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Kazushi Kinbara

Kazushi Kinbara

Tohoku University, Japan

Title: Structured PEGs for manipulation of biological macromolecules

Biography

Kazushi Kinbara has completed his Ph.D. in 1996 from the University of Tokyo. In 2008, he was promoted to Professor of the Institute of Multidisciplinary Research for Advanced Materials, Tohoku University. His research interests include development of biomimetic molecules, supramolecular chemistry of macromolecules, and protein engineering.

Abstract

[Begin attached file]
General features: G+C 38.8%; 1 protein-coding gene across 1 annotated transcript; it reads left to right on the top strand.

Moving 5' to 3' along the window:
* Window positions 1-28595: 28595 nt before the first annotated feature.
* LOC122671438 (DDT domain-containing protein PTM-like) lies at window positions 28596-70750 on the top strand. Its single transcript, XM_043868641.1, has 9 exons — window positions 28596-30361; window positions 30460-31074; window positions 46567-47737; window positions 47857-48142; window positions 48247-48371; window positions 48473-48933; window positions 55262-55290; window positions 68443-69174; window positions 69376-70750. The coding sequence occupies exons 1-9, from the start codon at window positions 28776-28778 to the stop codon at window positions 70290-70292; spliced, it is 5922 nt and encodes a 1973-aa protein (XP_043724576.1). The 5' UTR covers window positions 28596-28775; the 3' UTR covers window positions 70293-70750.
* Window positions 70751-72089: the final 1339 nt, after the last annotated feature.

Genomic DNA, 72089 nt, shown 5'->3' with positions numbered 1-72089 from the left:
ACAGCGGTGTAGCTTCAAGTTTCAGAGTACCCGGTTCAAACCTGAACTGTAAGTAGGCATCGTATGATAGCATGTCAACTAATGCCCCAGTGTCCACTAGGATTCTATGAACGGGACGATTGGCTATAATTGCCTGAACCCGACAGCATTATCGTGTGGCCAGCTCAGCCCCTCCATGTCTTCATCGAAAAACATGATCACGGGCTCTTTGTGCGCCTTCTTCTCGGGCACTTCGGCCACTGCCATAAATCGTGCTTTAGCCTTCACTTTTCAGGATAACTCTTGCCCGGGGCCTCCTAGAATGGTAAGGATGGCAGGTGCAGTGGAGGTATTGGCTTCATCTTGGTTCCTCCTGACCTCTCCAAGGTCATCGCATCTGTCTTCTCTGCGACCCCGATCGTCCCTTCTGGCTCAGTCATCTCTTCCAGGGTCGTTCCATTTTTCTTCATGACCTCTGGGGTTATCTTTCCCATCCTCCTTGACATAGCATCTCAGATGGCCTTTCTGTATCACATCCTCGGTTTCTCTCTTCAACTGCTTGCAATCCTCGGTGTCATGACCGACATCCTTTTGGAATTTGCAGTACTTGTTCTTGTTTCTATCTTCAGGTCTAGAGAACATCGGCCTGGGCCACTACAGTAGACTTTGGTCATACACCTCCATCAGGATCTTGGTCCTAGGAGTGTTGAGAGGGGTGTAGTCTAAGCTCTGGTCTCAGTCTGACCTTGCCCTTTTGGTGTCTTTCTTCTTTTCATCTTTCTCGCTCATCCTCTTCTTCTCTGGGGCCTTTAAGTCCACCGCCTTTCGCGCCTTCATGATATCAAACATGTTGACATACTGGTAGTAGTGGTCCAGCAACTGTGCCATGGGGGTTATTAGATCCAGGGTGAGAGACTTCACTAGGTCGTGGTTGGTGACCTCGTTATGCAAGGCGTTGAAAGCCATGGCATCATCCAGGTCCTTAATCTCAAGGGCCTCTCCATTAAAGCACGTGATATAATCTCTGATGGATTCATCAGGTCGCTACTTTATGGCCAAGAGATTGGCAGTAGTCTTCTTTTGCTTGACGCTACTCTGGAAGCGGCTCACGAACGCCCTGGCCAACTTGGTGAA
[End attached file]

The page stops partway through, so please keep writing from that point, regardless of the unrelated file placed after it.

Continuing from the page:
Polyethylene glycol (PEG) is one of the most popular water-soluble organic compounds, which has been widely used for biological and medicinal applications. We have been interested in structured PEGs, non-linear PEG analogues having specific two or three-dimensional molecular shapes, with the expectation that these molecules would have distinctive physical or chemical characteristics compared to the conventional linear PEGs. In order to develop structured PEGs having two- or threedimensional molecular shapes, we have investigated synthetic methods to connect several tetraethylene glycol (TEGs) units with pentaerythritol. This molecular design strategy also enables to obtain PEG analogues in a monodisperse form, which can be a significant advantage over the intrinsically polydisperse conventional PEGs, to allow precise evaluation of their properties at a molecular level. As the first example of the structured PEG, we have developed macrocyclic triangle PEG (1) that consists of three TEG and pentaerythritol units, respectively. Interestingly, this triangle molecule exhibits hydrophilicity/hydrophobicity switching at lower temperature than the linear PEG with a comparable molecular weight. Furthermore, 1 effectively suppressed thermal aggregation of lysozyme even after 30-min heating at 90ºC, while lysozyme alone tends to denature around 80ºC to give precipitates. After the heating, lysozyme showed nearly 80% of the residual activity at 20ºC. CD and NMR spectroscopic studies revealed that, in the presence of 1, the higher-order structures of lysozyme are preserved at high temperatures, whereby the native conformation is recovered after cooling. In contrast, the linear PEGs have no such features.

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